Like the 40-foot-high water wall that Brandon incorporated into a five-bedroom, six-bath home in Newport Beach’s tony Cliffhaven neighborhood, the shoe wall is an eye-grabbing demonstration of the architect’s versatility. The 37-year-old Brandon, who founded his firm, Brandon Architects, in 2009 in Costa Mesa, has drawn considerable attention for his wild flights of fancy, and yet he has spent much of his professional time designing traditional homes: Cape Cods, colonials, Mediterraneans, even farmhouse and plantation designs with a modern twist.
A typical signature project, combining elements of contrasting worlds, is a plantation home he designed in the gated Newport Harbor community of Bay Shores, featuring the familiar southern façade with a long second-story balcony while offering an open interior suited to a modern lifestyle. Large doors give way to a private courtyard. An immense skylight, 17 feet long, lets the sun spill across the staircase.
“A lot of people loved that house,” Brandon says. “It was a traditional house, but it had some more-contemporary features to it.”
Tall and lean, with a well-scrubbed complexion and pleasant, business-like manner, Brandon grew up in the tiny town of La Grande, Ore., where he liked art as well as math and science. He lives in Costa Mesa with his wife, Kaley, and 2-year-old son, Gavin, with another child on the way.
One of Brandon’s first jobs after earning his degree from Cal Poly San Luis Obispo was with an Orange County architect who specialized in traditional styles – an 18-month gig that broadened Brandon’s range. However, it ended traumatically when authorities raided his boss’s office and the senior architect was jailed for forging documents that enabled his clients to exceed height limits, a story that made the local news and left Brandon on his own. He opened his own shop in 2009 as the economy struggled to emerge from recession.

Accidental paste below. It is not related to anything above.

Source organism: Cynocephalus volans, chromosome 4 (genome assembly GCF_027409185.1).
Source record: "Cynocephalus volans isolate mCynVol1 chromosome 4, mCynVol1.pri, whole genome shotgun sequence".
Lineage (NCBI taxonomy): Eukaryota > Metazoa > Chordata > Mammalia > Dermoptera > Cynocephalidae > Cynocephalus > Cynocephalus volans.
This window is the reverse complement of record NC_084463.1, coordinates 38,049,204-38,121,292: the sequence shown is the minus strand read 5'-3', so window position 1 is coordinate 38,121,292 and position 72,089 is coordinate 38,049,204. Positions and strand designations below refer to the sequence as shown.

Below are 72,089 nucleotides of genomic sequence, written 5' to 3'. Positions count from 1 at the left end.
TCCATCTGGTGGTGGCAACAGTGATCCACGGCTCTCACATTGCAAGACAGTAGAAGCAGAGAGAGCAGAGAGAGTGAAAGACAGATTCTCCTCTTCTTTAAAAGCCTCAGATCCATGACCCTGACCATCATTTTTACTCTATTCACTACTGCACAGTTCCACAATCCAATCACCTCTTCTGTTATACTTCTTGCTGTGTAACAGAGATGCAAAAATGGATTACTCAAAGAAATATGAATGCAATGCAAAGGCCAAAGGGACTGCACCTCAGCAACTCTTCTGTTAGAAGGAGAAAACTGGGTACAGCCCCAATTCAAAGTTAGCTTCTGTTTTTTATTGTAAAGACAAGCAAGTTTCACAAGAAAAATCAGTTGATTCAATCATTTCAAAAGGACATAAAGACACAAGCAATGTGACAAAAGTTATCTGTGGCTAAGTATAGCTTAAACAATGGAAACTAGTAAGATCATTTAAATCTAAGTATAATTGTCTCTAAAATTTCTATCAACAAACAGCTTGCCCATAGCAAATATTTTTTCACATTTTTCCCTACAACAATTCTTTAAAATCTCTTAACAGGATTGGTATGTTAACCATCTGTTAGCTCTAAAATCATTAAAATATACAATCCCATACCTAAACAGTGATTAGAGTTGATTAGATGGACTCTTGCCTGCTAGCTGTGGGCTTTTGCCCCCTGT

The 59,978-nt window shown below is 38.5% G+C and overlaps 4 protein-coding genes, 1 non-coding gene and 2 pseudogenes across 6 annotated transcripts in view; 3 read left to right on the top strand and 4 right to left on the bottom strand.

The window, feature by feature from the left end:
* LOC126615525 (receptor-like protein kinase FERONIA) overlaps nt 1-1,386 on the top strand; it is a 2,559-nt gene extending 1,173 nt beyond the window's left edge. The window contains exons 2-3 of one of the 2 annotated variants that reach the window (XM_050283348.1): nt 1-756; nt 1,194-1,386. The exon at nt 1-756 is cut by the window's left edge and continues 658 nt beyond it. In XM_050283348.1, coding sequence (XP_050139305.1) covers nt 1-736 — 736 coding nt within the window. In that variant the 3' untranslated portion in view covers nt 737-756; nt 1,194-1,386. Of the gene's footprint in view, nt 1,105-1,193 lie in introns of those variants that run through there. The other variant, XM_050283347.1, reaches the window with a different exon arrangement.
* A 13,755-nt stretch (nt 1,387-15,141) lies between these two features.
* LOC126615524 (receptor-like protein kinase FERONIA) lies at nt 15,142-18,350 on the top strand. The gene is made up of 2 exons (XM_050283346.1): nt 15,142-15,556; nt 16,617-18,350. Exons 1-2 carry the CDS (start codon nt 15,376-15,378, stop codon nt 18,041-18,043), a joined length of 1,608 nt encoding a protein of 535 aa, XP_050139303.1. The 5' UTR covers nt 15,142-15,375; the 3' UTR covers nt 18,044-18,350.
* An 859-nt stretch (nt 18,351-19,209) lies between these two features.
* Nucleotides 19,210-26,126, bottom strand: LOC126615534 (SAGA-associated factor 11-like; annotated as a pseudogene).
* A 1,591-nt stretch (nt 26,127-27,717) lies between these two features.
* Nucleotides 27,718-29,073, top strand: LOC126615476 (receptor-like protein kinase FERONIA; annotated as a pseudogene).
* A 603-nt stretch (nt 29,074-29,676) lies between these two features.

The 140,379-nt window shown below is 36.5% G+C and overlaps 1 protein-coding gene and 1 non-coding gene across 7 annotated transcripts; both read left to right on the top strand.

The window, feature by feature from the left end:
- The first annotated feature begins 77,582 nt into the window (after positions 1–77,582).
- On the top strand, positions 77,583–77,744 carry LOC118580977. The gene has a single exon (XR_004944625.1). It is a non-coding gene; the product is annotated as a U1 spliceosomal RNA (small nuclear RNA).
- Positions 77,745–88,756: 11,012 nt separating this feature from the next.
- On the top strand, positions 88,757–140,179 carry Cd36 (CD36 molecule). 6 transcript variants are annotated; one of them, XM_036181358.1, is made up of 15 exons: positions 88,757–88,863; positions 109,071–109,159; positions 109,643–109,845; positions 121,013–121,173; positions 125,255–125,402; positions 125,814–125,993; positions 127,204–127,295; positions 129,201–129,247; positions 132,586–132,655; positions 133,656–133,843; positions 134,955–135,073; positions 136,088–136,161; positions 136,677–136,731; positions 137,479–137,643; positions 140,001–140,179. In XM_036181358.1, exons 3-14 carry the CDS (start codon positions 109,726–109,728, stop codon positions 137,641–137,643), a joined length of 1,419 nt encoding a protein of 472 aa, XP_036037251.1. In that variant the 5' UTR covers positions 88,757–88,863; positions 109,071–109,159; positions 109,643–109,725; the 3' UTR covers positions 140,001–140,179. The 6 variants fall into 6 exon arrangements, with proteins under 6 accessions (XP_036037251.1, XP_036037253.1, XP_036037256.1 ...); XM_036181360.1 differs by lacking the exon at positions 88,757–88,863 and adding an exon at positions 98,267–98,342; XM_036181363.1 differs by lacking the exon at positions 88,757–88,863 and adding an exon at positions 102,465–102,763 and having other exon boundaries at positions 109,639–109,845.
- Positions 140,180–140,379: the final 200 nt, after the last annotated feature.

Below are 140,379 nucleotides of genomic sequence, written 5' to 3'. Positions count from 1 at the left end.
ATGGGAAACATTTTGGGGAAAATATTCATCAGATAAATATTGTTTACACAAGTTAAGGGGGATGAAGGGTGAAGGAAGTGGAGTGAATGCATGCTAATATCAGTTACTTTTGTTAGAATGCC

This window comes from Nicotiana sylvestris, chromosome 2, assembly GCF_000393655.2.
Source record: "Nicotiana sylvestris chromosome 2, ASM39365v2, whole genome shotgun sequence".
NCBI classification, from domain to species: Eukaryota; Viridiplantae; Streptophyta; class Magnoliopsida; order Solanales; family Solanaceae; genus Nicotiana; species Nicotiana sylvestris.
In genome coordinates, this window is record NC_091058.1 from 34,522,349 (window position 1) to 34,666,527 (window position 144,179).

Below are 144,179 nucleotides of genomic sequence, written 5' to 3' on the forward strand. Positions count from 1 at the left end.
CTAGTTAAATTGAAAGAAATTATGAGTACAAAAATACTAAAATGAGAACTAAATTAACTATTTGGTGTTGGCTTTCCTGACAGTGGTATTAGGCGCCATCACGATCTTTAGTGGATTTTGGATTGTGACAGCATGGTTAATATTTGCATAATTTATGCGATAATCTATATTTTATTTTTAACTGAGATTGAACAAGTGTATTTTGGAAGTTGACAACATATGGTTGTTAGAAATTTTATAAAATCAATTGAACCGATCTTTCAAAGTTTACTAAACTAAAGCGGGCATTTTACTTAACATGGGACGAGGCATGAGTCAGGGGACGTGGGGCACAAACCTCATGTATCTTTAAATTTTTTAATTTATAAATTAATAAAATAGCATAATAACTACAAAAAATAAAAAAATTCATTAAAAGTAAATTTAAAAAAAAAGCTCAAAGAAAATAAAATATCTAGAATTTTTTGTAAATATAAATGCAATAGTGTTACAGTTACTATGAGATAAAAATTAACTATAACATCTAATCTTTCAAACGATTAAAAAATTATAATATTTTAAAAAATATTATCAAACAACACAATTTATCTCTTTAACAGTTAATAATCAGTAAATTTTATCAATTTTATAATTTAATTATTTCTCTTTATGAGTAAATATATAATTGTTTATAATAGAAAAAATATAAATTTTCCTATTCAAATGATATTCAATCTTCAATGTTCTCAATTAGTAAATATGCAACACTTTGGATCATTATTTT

A man named Mike Murray, a veteran American Airlines pilot who also owns a big-screen TV business, Murray Home Theater, took a chance on Brandon when he was largely unproven. Murray asked him to create the finest home in Cliffhaven, a mansion that would include the 40-foot water wall plus other innovative elements, such as a bridge joining the two main wings.
Murray, who sold the house in 2011 for $4.1 million, then the highest sale price in the neighborhood, says he gambled on Brandon after a mutual friend referred the architect.
“I just had a feeling with Chris,” Murray says. “It just felt right – his character and the way he carries himself.” Not only did the architect design an extraordinary home, Murray adds, “but on a personal note, he’s just a noble, fantastic, ethical, honest, gregarious individual. I can’t say enough good about him on a personal side.”
With six full-time employees, Brandon does about 20 projects a year. He is again working with the Hills on an ultra-modern glass home in Vail, Col., that will be known as the “Levitating Cube.”
“We’re taking our show on the road,” she says.
15 to 20 projects a year
Known for: Versatility. His custom designs range from moderns to soft contemporaries and traditional Cape Cods, Mediterraneans, colonials and modern farmhouse and plantation homes.
Notable projects: Five-bedroom soft contemporary home with limestone floors, a theater and a bridge connecting two residential wings that sold for $4.1 million in 2011, then a record for the Cliffhaven section of Newport Beach; a single-story home set around a sunken courtyard with ocean views that sold for nearly $9 million, the first soft contemporary designed for Spinnaker Development builders at Irvine Terrace in Newport Beach; a modern, multilevel home in Corona del Mar with 17-foot-high “shoe wall,” for displaying fancy footwear, and rooftop deck; warehouse in Costa Mesa transformed into hip commercial space, complete with hydraulic auto lift, to house a collector’s prized assortment of early American muscle cars.